History of England: From the Peace of Utrecht to the Peace of Versailles, 1713-1783, Volume 4

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Little, Brown, 1853
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Pagina 100 - Indian race, from the mouth of the St. Lawrence to the mouth of the Mississippi, had become estranged from the English and friendly to the French.
Pagina 108 - I am so far recovered as to do business ; but my constitution is entirely ruined, without the consolation of having done any considerable service to the state, or without any prospect of it.
Pagina 109 - The paths of glory lead but to the grave " — must have seemed at such a moment fraught with mournful meaning. At the close of the recitation Wolfe added, "Now, gentlemen, I would rather be the author of that poem than take Quebec.
Pagina xv - If I was surprised to find him there, I was still more astonished when he acquainted me with the motives which had induced him to hazard a journey to England at this juncture. The impatience of his friends who were in exile had formed a scheme which was impracticable; but although it had been as feasible as they had represented it to him, yet no preparation had been made, nor was anything ready to carry it into execution.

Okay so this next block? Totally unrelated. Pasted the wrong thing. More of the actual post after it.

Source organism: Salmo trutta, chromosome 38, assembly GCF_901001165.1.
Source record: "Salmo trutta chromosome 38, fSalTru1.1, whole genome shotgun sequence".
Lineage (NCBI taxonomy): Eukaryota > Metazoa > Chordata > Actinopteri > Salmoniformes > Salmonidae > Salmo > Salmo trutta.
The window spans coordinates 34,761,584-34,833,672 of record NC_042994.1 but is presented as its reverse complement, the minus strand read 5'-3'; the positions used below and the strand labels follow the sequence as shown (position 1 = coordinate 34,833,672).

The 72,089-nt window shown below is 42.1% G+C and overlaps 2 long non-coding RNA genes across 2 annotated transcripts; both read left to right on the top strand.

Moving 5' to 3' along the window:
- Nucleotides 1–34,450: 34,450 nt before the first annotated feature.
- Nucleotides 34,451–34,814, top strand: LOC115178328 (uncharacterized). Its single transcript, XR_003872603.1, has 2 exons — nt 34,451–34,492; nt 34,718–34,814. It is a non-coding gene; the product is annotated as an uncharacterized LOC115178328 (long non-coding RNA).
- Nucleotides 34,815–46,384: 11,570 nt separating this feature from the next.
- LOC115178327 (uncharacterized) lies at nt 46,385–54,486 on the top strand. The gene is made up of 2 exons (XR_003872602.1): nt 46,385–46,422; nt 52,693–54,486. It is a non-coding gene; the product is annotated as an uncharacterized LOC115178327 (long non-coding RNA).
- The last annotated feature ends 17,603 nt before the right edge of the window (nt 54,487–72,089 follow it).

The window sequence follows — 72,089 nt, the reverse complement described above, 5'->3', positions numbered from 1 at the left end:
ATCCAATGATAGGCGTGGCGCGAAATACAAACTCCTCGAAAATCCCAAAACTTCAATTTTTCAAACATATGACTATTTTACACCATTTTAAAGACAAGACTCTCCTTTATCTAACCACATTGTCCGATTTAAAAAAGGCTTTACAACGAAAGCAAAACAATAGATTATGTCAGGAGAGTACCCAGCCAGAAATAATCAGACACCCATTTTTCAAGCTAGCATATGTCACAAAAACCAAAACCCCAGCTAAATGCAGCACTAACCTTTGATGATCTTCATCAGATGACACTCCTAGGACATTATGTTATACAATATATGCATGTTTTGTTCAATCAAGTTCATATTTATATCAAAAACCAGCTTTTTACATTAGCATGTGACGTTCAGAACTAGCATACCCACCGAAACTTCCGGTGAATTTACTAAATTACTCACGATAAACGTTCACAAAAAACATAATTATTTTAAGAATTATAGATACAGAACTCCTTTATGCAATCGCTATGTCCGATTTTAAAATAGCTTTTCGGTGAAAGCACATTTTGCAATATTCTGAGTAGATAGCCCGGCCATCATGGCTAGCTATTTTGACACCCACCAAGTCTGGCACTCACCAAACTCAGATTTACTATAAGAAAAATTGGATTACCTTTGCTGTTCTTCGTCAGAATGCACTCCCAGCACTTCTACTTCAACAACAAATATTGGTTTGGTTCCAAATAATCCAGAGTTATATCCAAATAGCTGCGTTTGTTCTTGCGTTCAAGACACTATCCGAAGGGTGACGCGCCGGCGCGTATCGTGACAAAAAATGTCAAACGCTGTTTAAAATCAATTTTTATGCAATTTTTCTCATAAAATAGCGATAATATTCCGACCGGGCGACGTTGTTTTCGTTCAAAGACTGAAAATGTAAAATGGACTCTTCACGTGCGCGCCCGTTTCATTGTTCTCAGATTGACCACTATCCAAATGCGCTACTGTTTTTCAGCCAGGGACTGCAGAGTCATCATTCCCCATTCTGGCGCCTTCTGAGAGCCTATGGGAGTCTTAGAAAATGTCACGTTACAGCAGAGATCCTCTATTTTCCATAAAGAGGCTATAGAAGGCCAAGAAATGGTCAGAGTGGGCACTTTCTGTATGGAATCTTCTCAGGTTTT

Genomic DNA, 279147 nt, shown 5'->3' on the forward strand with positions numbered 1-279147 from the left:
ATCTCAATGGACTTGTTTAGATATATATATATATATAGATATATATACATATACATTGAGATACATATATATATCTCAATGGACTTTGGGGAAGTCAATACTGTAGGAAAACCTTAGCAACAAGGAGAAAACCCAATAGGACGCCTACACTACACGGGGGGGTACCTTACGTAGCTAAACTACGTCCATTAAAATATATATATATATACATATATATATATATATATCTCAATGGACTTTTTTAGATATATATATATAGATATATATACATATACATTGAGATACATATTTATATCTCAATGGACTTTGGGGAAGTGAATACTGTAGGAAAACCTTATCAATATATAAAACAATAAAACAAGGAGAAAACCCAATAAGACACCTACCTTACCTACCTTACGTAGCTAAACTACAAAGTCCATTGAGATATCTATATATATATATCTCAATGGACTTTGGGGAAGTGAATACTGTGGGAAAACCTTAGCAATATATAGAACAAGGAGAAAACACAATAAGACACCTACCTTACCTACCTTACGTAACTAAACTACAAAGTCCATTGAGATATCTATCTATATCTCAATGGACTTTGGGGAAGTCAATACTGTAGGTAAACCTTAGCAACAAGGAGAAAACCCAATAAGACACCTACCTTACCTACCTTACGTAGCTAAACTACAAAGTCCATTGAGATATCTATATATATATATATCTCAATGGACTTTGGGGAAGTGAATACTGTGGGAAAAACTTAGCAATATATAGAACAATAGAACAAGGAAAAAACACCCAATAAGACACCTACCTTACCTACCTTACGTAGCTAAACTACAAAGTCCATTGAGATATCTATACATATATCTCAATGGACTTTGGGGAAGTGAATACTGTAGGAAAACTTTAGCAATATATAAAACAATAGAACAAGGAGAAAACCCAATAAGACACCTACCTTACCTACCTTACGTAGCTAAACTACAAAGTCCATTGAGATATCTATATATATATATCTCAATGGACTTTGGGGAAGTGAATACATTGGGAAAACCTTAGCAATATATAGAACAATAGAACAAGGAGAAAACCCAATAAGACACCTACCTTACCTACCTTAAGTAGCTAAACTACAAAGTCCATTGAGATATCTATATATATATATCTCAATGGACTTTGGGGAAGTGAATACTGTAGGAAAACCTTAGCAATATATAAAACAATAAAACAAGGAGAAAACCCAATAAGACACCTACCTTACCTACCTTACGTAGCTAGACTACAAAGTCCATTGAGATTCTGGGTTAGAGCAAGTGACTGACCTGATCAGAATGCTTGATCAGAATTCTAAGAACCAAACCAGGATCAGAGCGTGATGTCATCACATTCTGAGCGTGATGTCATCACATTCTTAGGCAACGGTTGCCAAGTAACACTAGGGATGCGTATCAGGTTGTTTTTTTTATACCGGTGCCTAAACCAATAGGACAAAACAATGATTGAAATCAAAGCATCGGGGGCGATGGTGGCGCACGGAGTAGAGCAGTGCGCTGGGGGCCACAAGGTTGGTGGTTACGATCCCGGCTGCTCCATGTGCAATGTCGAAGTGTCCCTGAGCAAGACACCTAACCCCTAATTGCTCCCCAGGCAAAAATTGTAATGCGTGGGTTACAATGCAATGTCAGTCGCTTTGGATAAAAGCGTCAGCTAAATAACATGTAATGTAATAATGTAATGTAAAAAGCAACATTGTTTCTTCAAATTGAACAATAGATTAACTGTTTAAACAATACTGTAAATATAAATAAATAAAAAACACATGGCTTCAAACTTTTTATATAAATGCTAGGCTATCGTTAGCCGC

Pagina 155 - The Ambassador from Tripoli and his son were carried to see that chamber. The procession through a line of foot-guards, every seventh man bearing a torch, the horse-guards lining the outside, their officers with drawn sabres and crape sashes on horseback, the drums muffled, the fifes, bells tolling, and minute guns, all this was very solemn.
Pagina 158 - Born and educated in this country, I glory in the name of Briton...
Pagina 37 - Oh, indeed, he shall be tried " immediately ; he shall be hanged directly...
Pagina 9 - Graced as thou art, with all the power of words, So known, so honour'd, at the house of lords : Conspicuous scene ! another yet is nigh (More silent far,) where kings and poets lie : Where Murray (long enough his country's pride) Shall be no more than Tully or than...
Pagina 158 - He fell into a fit of crying the moment he came into the chapel, and flung himself back in a stall, the archbishop hovering over him with a smelling-bottle ; but in two minutes his curiosity got the better of his hypocrisy, and he ran about the chapel with his glass to spy who was or was not there, spying with one hand, and mopping his eyes with the other.
Pagina 195 - I am sorry for it, since otherwise he would have certainly compelled us to leave him [Has ruled us, may not I say, with a rod of iron !] But if he be resolved to assume the office of exclusively advising his Majesty and directing the operations of the War, to what purpose are we called to this Council ? When he talks of being responsible to the People, he talks the language of the House of Commons; forgets that, at this Board, he is only responsible to the King.

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